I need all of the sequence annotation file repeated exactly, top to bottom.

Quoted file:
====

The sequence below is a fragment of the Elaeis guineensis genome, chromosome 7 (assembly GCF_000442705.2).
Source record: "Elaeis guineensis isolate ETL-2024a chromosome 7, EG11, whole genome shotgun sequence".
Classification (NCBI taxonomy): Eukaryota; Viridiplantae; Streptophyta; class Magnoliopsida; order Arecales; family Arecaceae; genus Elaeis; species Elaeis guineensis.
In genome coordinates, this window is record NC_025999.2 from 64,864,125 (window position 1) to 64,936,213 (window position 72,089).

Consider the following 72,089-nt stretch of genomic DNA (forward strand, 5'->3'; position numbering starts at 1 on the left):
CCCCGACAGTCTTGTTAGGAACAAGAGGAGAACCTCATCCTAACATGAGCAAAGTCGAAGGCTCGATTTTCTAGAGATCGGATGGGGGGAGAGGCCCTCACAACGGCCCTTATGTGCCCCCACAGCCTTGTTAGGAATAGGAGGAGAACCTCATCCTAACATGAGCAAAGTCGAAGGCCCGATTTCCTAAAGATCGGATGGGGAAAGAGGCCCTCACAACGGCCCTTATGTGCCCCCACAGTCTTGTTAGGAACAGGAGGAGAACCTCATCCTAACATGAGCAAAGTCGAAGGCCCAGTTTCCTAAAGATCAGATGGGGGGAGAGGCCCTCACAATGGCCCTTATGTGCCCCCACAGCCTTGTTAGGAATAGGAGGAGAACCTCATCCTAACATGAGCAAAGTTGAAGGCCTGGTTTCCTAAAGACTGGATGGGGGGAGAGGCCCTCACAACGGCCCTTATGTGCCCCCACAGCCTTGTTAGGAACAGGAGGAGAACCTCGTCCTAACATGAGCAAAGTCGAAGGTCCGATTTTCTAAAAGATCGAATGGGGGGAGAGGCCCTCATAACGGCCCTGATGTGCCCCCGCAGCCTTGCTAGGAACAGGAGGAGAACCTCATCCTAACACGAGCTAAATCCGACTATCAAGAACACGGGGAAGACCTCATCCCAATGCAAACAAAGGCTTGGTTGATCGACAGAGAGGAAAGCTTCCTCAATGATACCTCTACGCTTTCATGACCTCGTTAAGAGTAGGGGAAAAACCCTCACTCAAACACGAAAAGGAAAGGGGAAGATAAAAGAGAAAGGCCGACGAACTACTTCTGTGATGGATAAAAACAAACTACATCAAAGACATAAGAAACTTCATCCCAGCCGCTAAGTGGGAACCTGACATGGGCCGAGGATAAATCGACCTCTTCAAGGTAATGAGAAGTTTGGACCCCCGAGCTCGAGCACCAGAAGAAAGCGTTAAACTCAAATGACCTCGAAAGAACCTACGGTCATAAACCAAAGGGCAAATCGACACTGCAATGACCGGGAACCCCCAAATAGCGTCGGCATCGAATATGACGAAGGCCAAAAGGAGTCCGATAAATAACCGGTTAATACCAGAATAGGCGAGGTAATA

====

The sequence below is a fragment of the Elaeis guineensis genome, chromosome 7 (assembly GCF_000442705.2).
Source record: "Elaeis guineensis isolate ETL-2024a chromosome 7, EG11, whole genome shotgun sequence".
Classification (NCBI taxonomy): Eukaryota; Viridiplantae; Streptophyta; class Magnoliopsida; order Arecales; family Arecaceae; genus Elaeis; species Elaeis guineensis.
In genome coordinates, this window is record NC_025999.2 from 64,864,125 (window position 1) to 64,936,213 (window position 72,089).

Consider the following 72,089-nt stretch of genomic DNA (forward strand, 5'->3'; position numbering starts at 1 on the left):
CCCCGACAGTCTTGTTAGGAACAAGAGGAGAACCTCATCCTAACATGAGCAAAGTCGAAGGCTCGATTTTCTAGAGATCGGATGGGGGGAGAGGCCCTCACAACGGCCCTTATGTGCCCCCACAGCCTTGTTAGGAATAGGAGGAGAACCTCATCCTAACATGAGCAAAGTCGAAGGCCCGATTTCCTAAAGATCGGATGGGGAAAGAGGCCCTCACAACGGCCCTTATGTGCCCCCACAGTCTTGTTAGGAACAGGAGGAGAACCTCATCCTAACATGAGCAAAGTCGAAGGCCCAGTTTCCTAAAGATCAGATGGGGGGAGAGGCCCTCACAATGGCCCTTATGTGCCCCCACAGCCTTGTTAGGAATAGGAGGAGAACCTCATCCTAACATGAGCAAAGTTGAAGGCCTGGTTTCCTAAAGACTGGATGGGGGGAGAGGCCCTCACAACGGCCCTTATGTGCCCCCACAGCCTTGTTAGGAACAGGAGGAGAACCTCGTCCTAACATGAGCAAAGTCGAAGGTCCGATTTTCTAAAAGATCGAATGGGGGGAGAGGCCCTCATAACGGCCCTGATGTGCCCCCGCAGCCTTGCTAGGAACAGGAGGAGAACCTCATCCTAACACGAGCTAAATCCGACTATCAAGAACACGGGGAAGACCTCATCCCAATGCAAACAAAGGCTTGGTTGATCGACAGAGAGGAAAGCTTCCTCAATGATACCTCTACGCTTTCATGACCTCGTTAAGAGTAGGGGAAAAACCCTCACTCAAACACGAAAAGGAAAGGGGAAGATAAAAGAGAAAGGCCGACGAACTACTTCTGTGATGGATAAAAACAAACTACATCAAAGACATAAGAAACTTCATCCCAGCCGCTAAGTGGGAACCTGACATGGGCCGAGGATAAATCGACCTCTTCAAGGTAATGAGAAGTTTGGACCCCCGAGCTCGAGCACCAGAAGAAAGCGTTAAACTCAAATGACCTCGAAAGAACCTACGGTCATAAACCAAAGGGCAAATCGACACTGCAATGACCGGGAACCCCCAAATAGCGTCGGCATCGAATATGACGAAGGCCAAAAGGAGTCCGATAAATAACCGGTTAATACCAGAATAGGCGAGGTAATA